Stung by a public backlash, Mylan introduced a deeply discounted EpiPen generic and the Food and Drug Administration approved the first generic version of the device in 2018.
- Mylan agrees to pay $465 million in a settlement with federal regulators over its pricing practices.
The settlement in 2016 specifically refers to the question of how Epi-Pen© was classified with the Centers for Medicare and Medicaid Services (CMS), the federal agency that runs the Medicaid insurance program for the poor. CMS said it advised Mylan on multiple occasions that the drug maker had incorrectly classified EpiPen as a generic treatment for the Medicaid Drug Rebate program, resulting in the company paying lower rebates to state health programs. Furthermore, the company has received "the worst possible governance score" consistently from the Institutional Shareholder Services Inc. (ISS).
“The terms of the settlement do not provide for any finding of wrongdoing on the part of Mylan Inc. or any of its affiliated entities or personnel,” the Canonsburg, Pa.-based company said.
- Epi-Pens© have been in short supply world-wide since November 2017.
Almost two years on from the first supply interruption, this crisis remains unresolved and the exact causes remain a mystery. Steps taken by U.S. regulators in recent weeks suggest that they expect the deficit of Epi-Pen brand injectors to linger, meaning more headaches likely await parents of students returning to school in September. In June, the Food and Drug Administration said expiration dates for some devices would be extended by four months.
Mylan’s subsidiary Meridian Medical Technologies has reportedly had a long manufacturing shut-down for maintenance and upgrades that made the problem worse and prevented supply reserves from building at the rate of projected demand. Mylan says it is speeding up shipments when it gets them from Meridian.
Additionally, Meridian voluntarily recalled Epi-Pens and Epi-Pen Jrs. (EAIs for children) in March 2017 for defective parts. Then in September 2017, the FDA sent Meridian a warning letter, saying it found the company had significant violations of current good manufacturing practices.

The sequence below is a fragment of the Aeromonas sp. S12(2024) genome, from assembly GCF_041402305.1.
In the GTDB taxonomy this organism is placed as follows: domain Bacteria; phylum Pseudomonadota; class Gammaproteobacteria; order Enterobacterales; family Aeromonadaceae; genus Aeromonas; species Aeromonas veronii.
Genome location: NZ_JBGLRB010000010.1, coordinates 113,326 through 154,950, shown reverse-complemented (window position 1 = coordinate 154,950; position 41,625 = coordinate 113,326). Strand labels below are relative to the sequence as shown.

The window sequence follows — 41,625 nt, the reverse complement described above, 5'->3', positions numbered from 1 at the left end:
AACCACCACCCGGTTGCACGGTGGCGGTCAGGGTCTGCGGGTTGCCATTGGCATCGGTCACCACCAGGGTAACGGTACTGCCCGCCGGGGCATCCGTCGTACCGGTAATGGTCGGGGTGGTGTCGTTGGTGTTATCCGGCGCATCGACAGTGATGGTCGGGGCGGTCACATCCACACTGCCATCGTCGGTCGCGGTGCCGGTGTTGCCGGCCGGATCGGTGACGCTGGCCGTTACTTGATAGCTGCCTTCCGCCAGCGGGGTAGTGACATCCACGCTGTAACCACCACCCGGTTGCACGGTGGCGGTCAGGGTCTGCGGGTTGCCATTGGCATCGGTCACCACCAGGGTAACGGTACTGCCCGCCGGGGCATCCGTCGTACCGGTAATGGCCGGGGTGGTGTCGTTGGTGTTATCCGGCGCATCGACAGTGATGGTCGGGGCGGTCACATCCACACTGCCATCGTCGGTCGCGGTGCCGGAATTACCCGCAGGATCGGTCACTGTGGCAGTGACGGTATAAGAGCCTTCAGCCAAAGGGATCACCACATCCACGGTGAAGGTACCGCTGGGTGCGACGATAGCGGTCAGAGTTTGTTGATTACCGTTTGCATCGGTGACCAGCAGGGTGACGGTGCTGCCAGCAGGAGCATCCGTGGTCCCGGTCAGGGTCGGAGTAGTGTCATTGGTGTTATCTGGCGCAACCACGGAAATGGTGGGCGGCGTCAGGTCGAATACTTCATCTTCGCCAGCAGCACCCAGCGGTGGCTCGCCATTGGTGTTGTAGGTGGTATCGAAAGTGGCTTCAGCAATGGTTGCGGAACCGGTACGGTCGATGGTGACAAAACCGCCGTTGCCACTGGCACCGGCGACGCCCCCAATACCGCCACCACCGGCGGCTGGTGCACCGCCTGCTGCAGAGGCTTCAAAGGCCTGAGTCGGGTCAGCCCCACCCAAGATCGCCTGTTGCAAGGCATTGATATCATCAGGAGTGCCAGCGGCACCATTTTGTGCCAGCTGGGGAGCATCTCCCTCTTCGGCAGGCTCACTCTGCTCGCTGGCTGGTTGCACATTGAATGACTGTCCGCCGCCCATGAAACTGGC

The Food and Drug Administration states that while there is a shortage, Epi-Pens© are still being released onto the market. However, the agency cannot require that a manufacturer make or distribute a product. The FDA’s shortage announcement will remain on the FDA website until supply is meeting demand.
Mylan has made it clear there is no timetable for the shortage to end. Shortages are expected to result in tighter supplies. This could continue through the summer as peak refill season comes as parents prepare for a new school year.
Although Mylan manufactures and sells the actual Epi-Pen device, Pfizer manufactures the drug the device administers. Although the financial deal between the two companies isn’t completely clear, Pfizer has shown increased revenues related to Epi-Pens for the last few years.
This year brand-name Epi-Pen prescriptions have swooned. After peaking at more than 580,000 in August 2016, there were just 27,000 in May 2019, according to data compiled by Bloomberg Intelligence.
- Mylan accused of collusion for price fixing with other pharma companies.
This spring forty-four states have joined together in a lawsuit against Mylan and other pharmaceutical companies, alleging that they colluded to push up prices of brand name and generic drugs. These states filed suits against Mylan, Teva Pharmaceuticals Industries and four smaller generic companies.
In addition to more than 100 other drugs, these companies are responsible for the manufacture and marketing of EAIs available in the US including Mylan’s brand name Epi-Pen, the EpiPen Jr. and their authorized generics. Teva’s newly introduced generic EAI device of the Epi-Pen, and the Adrenaclick generic manufactured by Pfizer’s Meridian unit are also affected.
In a letter to U.S. Attorney General William Barr and assistant attorney general for antitrust Makan Delrahim, Sen. Bernie Sanders and Rep. Elijah Cummings urged the Department of Justice (DOJ) to prioritize a generic drug price-fixing investigation and “pursue enforcement if warranted.”
If the states' allegations are true, “civil enforcement will not be sufficient to protect consumers or businesses that compete fairly, maintain the integrity of our economic system, or deter anticompetitive conduct in the future,” Sen. Sanders and Rep. Cummings wrote. If pending lawsuits succeed I think Mylan may follow the usual American corporate liability script: pay a huge fine but admit no wrong-doing.
While Heather Bresch is now exiting off-stage from Mylan, I doubt she will be summoned for any curtain calls. Many consumers may be reluctant to give her a standing ovation, too. The shareholders of Mylan stocks can’t be very eager for any encores, either. But if the collusion lawsuit filed by the states (including New York) proceeds through the judicial system, the Mylan Follies may get a revival. And the news media might be writing a very different sort of performance review for Heather Bresch.
“Praise to the undeserving is severe satire!”
— Benjamin Franklin